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EPA wasn’t trying to evade rules on e-mail, IG finds

Former EPA chief Lisa Jackson's e-mail use was probed. (Susan Walsh/AP) Former EPA chief Lisa Jackson’s e-mail use was probed. (Susan Walsh/AP)

From the Department of Much Ado About Nothing, it turns out that the Environmental Protection Agency wasn’t actually trying to sneak around record-keeping responsibilities with that secondary e-mail account that former administrator Lisa Jackson famously used.

That’s according to a new inspector general report, which was ordered by House Republicans convinced that Jackson’s was up to something shady with her alias e-mail account (using a combo of her dog’s name and her hometown of East Windson, N.J.,  to come up with “Richard Windsor”).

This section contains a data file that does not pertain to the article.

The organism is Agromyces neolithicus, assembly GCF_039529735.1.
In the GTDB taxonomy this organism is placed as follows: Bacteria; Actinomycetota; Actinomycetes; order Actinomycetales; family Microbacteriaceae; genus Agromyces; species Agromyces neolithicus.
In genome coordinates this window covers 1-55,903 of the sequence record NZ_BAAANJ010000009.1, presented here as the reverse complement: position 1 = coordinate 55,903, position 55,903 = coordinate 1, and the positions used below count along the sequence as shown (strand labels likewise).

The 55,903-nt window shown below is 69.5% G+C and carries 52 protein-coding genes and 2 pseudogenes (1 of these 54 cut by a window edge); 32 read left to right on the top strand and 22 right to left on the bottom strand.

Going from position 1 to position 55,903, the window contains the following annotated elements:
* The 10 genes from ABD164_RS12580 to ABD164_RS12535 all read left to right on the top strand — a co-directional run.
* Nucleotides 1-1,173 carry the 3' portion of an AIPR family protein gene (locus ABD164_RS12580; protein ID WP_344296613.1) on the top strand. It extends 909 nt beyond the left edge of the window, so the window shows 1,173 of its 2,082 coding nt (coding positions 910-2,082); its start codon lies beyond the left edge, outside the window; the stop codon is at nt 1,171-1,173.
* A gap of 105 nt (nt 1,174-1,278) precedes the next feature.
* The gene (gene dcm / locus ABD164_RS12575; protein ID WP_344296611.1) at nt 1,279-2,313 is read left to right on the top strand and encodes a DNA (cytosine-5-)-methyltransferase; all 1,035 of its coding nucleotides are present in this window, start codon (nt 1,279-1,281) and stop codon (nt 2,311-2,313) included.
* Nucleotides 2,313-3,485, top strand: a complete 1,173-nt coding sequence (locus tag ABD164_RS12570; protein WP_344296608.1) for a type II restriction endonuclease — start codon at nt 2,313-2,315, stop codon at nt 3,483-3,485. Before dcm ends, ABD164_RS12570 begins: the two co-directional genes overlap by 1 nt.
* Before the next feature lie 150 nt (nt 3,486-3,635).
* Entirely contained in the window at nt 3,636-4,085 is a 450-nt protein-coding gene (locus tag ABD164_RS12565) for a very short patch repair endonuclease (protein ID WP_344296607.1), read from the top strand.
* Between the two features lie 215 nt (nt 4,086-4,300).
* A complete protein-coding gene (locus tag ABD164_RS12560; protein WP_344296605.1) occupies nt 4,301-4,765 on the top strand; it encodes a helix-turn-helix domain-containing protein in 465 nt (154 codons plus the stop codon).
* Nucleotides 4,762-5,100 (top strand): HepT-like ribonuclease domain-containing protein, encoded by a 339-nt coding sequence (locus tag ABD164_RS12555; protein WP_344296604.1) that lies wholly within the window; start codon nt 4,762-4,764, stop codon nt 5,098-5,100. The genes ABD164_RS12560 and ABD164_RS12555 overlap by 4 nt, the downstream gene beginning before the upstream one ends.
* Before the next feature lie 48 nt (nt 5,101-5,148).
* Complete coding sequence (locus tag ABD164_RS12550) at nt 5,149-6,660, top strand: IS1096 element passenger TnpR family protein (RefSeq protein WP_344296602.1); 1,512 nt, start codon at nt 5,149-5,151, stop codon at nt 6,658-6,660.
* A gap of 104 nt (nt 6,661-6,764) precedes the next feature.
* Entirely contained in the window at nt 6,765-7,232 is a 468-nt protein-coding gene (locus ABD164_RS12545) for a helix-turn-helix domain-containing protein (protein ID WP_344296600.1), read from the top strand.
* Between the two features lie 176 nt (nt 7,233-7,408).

Use of such accounts were common, the IG found, and were used to handle large amounts of e-mail. And the IG determined that EPA officials didn’t use non-governmental accounts to try to  get around the rules, either. “OIG found no evidence that [officials] used private email to circumvent federal recordkeeping responsibilities,” it concluded.

The IG did suggest better oversight and training about keeping records with private e-mail accounts and a general tidying up of its recordkeeping.

But at least when it comes to the GOP’s  accusations, it looks like this dog won’t hunt.

Emily Heil is the co-author of the Reliable Source and previously helped pen the In the Loop column with Al Kamen.

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